According to the Federal Statistical Office, 214,000 people in Germany were officially studying part-time in the winter semester of 2018/19. This corresponds to an increase of 11,000 persons in comparison to the previous year. The proportion of part-time students among all students is currently 7.5 percent, higher than ever before.

With 100,000 students, around half of all part-time students are enrolled at a university in the federal state of North Rhine-Westphalia (NRW). However, Hamburg has the highest proportion of part-time students, with one in five studying part-time, ahead of NRW (12.9%).The Saarland comes last in the ranking with 121 official part-time students, which corresponds to a rate of 0.4%.

“Flexible, part-time models in the world of work are now well established. In the areas of academic learning and further education, part-time models are still a long way from being established, despite the record number of part-time students we’re seeing”, said Frank Ziegele, Managing Director of CHE, assessing the current figures. He added that this lack of progress applies in particular to public universities.

About half of all part-time students make use of study opportunities at private universities. Of the 14 institutions with more than 2,000 part-time students, only four are public universities.

In real terms however, the number of “de facto” part-time students is likely to be significantly higher that the numbers suggest, owing to students who are enrolled in a full-time program but study less intensively and therefore longer than planned, explains the CHE.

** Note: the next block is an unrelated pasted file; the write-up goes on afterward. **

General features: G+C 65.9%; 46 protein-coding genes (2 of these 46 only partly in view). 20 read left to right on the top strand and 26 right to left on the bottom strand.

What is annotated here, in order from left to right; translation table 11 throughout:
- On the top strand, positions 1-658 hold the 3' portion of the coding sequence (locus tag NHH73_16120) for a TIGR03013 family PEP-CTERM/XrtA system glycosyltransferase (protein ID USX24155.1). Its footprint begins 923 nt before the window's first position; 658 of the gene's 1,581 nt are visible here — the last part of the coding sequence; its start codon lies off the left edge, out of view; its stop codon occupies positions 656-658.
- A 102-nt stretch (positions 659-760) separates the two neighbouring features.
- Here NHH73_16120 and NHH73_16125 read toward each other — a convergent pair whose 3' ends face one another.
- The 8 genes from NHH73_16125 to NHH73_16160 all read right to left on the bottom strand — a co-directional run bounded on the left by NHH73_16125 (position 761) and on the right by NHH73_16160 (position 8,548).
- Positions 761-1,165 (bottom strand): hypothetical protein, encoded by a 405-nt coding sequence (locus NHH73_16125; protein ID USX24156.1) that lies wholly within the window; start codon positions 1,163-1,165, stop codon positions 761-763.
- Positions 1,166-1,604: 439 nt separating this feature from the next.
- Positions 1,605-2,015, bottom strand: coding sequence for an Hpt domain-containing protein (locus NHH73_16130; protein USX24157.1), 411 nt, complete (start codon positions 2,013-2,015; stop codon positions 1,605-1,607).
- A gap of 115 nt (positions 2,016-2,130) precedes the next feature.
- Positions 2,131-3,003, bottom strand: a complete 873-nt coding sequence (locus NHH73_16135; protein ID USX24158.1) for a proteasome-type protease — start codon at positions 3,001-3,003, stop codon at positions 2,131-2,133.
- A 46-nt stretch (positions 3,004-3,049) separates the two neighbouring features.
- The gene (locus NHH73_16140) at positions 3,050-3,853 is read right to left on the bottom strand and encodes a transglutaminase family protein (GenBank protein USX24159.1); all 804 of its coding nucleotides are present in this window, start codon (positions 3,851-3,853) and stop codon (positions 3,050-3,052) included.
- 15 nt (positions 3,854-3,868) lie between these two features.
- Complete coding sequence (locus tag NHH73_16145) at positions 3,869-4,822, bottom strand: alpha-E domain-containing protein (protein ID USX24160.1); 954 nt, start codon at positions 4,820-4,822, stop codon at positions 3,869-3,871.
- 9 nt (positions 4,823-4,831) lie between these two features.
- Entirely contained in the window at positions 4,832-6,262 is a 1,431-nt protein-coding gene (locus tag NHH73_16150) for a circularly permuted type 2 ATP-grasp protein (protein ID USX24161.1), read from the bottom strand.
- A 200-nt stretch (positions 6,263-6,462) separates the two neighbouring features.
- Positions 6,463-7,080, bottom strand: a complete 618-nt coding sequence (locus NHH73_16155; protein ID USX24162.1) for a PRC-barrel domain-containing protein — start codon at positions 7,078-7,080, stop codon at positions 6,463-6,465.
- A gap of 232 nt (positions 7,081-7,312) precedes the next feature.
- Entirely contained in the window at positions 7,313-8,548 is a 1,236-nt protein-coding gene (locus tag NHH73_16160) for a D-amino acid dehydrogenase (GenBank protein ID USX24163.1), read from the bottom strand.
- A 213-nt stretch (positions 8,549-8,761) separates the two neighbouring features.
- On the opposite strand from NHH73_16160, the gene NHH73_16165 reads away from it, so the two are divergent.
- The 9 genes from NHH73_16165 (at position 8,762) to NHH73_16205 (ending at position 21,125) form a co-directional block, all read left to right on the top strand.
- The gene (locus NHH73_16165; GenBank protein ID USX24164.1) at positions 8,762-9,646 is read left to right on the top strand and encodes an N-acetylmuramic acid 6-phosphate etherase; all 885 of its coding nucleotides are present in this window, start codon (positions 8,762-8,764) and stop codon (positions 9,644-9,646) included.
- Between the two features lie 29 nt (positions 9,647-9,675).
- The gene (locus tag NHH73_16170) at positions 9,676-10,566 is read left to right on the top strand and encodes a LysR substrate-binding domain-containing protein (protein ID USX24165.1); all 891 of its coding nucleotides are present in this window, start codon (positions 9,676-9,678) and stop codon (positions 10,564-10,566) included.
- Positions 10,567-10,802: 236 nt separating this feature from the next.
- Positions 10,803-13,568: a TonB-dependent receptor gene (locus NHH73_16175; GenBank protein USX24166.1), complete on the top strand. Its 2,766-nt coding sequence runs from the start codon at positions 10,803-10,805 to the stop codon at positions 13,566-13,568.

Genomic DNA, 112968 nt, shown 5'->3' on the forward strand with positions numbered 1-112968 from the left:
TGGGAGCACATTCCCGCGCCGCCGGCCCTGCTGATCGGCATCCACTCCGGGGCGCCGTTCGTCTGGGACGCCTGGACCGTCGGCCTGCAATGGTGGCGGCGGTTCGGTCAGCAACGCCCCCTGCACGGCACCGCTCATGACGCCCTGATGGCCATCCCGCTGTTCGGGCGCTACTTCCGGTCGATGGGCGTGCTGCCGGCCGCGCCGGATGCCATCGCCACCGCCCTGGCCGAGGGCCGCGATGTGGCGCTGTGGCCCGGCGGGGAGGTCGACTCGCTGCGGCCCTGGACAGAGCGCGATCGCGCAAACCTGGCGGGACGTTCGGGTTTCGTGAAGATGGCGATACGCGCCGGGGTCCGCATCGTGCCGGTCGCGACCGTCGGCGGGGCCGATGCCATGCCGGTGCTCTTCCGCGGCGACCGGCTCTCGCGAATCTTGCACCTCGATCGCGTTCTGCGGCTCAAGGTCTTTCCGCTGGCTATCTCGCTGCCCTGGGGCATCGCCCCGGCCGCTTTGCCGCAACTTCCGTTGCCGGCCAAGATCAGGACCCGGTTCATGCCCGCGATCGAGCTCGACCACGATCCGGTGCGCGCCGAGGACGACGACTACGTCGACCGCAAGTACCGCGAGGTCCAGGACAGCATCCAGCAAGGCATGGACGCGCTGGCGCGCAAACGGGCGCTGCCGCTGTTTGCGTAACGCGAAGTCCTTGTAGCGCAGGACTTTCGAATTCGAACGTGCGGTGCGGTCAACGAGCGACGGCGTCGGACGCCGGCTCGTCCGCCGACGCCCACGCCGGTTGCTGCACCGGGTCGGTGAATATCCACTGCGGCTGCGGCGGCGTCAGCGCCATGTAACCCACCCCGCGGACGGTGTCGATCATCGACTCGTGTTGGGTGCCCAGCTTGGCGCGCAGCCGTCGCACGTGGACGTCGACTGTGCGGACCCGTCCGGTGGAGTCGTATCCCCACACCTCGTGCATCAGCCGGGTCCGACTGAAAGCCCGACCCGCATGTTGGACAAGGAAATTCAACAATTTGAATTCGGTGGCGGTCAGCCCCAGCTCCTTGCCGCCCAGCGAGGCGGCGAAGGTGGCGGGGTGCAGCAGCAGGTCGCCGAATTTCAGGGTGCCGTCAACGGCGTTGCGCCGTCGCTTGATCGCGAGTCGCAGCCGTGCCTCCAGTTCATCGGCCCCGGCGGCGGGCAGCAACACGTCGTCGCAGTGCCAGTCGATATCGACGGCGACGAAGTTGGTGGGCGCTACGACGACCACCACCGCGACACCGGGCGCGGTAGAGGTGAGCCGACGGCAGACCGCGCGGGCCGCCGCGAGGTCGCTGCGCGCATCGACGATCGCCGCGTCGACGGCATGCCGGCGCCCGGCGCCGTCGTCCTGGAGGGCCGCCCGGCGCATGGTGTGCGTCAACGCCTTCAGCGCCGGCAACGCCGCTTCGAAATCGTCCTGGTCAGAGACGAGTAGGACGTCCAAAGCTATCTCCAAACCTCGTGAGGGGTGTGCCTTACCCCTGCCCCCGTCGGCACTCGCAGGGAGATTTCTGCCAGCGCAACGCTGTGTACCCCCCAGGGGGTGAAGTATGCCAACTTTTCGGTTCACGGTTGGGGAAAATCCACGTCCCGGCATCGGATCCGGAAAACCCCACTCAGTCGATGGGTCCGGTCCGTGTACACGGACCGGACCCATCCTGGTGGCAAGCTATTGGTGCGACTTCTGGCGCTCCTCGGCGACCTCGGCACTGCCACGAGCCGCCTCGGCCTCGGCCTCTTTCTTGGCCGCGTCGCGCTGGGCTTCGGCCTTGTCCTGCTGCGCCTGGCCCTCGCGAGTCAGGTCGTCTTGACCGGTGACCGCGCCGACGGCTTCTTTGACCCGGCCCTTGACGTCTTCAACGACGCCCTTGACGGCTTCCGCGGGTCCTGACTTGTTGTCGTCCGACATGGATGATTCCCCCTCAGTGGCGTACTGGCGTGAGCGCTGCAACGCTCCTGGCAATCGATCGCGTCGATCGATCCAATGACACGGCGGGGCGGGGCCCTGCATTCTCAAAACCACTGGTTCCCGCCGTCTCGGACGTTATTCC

One of the reasons for the low official figures for part-time students is the poorer financial framework conditions with which part-time students are confronted. “For many students, part-time studies are likely to be significantly more expensive than a full-timeprogram. Every second part-time student falls back on the paid study offers of a private university. In the case of studies at public universities, although they are offered free of charge, the missing BAföG eligibility for part-time students makes itself noticeable”, explains Cort-Denis Hachmeister expert for university access at the CHE.

A further reason for the low official figures might be the low number of part-time courses on offer. According to the data in the HRK Higher Education Compass, only one in every six degree programs in Germany are also open to part-time students. In the current winter semester of 2020/21, the proportion of courses offered on a part-time basis16.1 percent. This represents an increase of 2.2 percentage points in comparison to the previous year.

The Saarland holds the top position in terms of the proportion of courses offered on a part-time basis. Here,two out of three study programs (67.1%) can also be studied part-time. Hamburg and Brandenburg follow with 53.8 and 46.4 percent respectively. In five federal states, the proportion of part-time courses is less than 10 percent. Bremen has the lowest proportion of part-time courses on offer at 2.1 percent.